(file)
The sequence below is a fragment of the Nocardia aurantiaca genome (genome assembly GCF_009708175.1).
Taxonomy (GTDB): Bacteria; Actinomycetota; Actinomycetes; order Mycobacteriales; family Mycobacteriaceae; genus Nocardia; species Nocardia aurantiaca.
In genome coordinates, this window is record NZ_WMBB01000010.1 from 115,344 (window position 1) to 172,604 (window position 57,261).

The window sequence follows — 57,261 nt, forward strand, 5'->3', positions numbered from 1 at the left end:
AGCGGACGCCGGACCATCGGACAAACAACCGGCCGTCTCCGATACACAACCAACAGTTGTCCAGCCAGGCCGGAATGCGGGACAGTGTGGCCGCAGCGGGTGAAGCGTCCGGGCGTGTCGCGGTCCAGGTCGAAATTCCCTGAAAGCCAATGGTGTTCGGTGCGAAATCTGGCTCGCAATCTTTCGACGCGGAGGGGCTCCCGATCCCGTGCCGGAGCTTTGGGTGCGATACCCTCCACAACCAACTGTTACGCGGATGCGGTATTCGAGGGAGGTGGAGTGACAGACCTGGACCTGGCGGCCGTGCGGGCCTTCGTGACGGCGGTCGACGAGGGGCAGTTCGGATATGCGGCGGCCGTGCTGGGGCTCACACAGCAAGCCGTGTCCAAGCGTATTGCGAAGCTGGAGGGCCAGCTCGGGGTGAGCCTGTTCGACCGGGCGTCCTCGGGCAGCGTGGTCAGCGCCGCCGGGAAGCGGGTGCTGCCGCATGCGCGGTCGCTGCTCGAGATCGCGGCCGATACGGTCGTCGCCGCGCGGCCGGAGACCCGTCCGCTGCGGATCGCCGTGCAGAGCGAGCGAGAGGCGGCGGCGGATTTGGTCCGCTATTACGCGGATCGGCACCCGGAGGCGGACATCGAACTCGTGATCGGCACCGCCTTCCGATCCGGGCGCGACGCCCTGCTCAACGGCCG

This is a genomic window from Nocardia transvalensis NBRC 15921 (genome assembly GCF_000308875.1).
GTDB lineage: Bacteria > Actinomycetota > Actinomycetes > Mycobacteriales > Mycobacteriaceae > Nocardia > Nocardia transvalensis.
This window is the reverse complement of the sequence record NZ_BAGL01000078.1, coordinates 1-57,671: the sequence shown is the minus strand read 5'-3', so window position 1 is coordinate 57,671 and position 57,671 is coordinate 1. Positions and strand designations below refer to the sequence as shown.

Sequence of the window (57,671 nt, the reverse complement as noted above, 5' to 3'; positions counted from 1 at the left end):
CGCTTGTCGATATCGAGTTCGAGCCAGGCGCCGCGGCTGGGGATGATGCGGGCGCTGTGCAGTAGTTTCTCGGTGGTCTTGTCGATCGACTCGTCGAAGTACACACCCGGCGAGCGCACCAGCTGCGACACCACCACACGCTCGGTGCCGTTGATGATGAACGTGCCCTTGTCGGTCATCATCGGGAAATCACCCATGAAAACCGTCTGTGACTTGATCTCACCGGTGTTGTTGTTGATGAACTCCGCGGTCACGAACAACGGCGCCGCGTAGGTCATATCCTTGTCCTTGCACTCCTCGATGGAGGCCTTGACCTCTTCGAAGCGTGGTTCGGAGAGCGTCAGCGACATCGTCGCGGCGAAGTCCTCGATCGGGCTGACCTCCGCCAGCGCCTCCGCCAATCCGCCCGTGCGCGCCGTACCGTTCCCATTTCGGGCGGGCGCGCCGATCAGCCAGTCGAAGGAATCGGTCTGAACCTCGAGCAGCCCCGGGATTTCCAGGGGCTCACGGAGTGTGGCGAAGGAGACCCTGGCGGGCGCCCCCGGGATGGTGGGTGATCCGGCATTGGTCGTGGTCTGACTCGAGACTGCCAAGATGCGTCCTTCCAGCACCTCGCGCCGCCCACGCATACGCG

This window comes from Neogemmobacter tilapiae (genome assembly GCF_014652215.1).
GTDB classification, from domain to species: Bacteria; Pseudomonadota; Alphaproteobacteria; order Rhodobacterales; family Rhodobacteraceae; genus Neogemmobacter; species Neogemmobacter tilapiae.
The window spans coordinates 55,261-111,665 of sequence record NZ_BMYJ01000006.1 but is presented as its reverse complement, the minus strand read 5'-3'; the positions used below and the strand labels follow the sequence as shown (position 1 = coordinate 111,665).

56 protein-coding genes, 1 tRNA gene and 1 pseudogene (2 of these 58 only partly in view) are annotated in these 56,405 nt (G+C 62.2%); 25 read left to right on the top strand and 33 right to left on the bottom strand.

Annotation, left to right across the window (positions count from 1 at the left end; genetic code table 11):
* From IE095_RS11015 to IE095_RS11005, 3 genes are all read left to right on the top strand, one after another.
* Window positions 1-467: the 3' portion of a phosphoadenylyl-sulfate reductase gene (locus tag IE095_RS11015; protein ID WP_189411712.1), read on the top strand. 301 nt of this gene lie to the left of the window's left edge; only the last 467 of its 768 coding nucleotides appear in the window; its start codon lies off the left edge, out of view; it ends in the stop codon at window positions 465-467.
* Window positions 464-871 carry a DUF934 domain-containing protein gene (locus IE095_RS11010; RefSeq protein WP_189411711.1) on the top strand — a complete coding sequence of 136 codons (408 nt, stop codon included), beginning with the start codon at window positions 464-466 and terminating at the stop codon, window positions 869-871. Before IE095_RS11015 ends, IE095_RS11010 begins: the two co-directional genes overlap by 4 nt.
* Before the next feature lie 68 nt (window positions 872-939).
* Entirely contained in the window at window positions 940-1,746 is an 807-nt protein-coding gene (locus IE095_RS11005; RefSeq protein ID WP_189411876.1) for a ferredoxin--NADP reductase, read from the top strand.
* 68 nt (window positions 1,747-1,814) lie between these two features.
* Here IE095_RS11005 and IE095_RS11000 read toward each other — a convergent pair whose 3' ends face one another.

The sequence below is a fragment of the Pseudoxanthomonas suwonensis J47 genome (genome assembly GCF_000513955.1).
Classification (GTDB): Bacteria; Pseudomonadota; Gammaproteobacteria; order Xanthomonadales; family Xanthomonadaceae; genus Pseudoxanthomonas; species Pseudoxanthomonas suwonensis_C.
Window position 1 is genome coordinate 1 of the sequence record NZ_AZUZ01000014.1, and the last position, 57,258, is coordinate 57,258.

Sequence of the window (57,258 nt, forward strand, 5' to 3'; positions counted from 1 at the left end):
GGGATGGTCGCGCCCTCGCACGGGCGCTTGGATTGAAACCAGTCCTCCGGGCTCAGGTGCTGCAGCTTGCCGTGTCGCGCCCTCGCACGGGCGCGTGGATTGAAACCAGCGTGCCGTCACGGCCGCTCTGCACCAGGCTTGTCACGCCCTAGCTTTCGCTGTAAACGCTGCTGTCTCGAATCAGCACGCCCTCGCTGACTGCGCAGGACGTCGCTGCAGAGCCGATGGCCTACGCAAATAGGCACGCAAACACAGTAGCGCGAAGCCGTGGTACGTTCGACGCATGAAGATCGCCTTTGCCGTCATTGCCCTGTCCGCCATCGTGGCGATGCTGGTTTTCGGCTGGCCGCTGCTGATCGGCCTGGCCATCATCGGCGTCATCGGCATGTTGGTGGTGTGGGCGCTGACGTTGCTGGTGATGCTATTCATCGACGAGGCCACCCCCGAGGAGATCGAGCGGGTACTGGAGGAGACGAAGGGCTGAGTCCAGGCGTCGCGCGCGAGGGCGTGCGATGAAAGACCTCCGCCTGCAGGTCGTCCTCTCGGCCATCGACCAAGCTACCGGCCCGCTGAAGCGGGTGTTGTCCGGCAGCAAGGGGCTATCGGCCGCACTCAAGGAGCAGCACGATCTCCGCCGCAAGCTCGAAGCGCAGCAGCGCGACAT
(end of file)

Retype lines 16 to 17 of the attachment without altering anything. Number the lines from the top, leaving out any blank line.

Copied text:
* From IE095_RS11015 to IE095_RS11005, 3 genes are all read left to right on the top strand, one after another.
* Window positions 1-467: the 3' portion of a phosphoadenylyl-sulfate reductase gene (locus tag IE095_RS11015; protein ID WP_189411712.1), read on the top strand. 301 nt of this gene lie to the left of the window's left edge; only the last 467 of its 768 coding nucleotides appear in the window; its start codon lies off the left edge, out of view; it ends in the stop codon at window positions 465-467.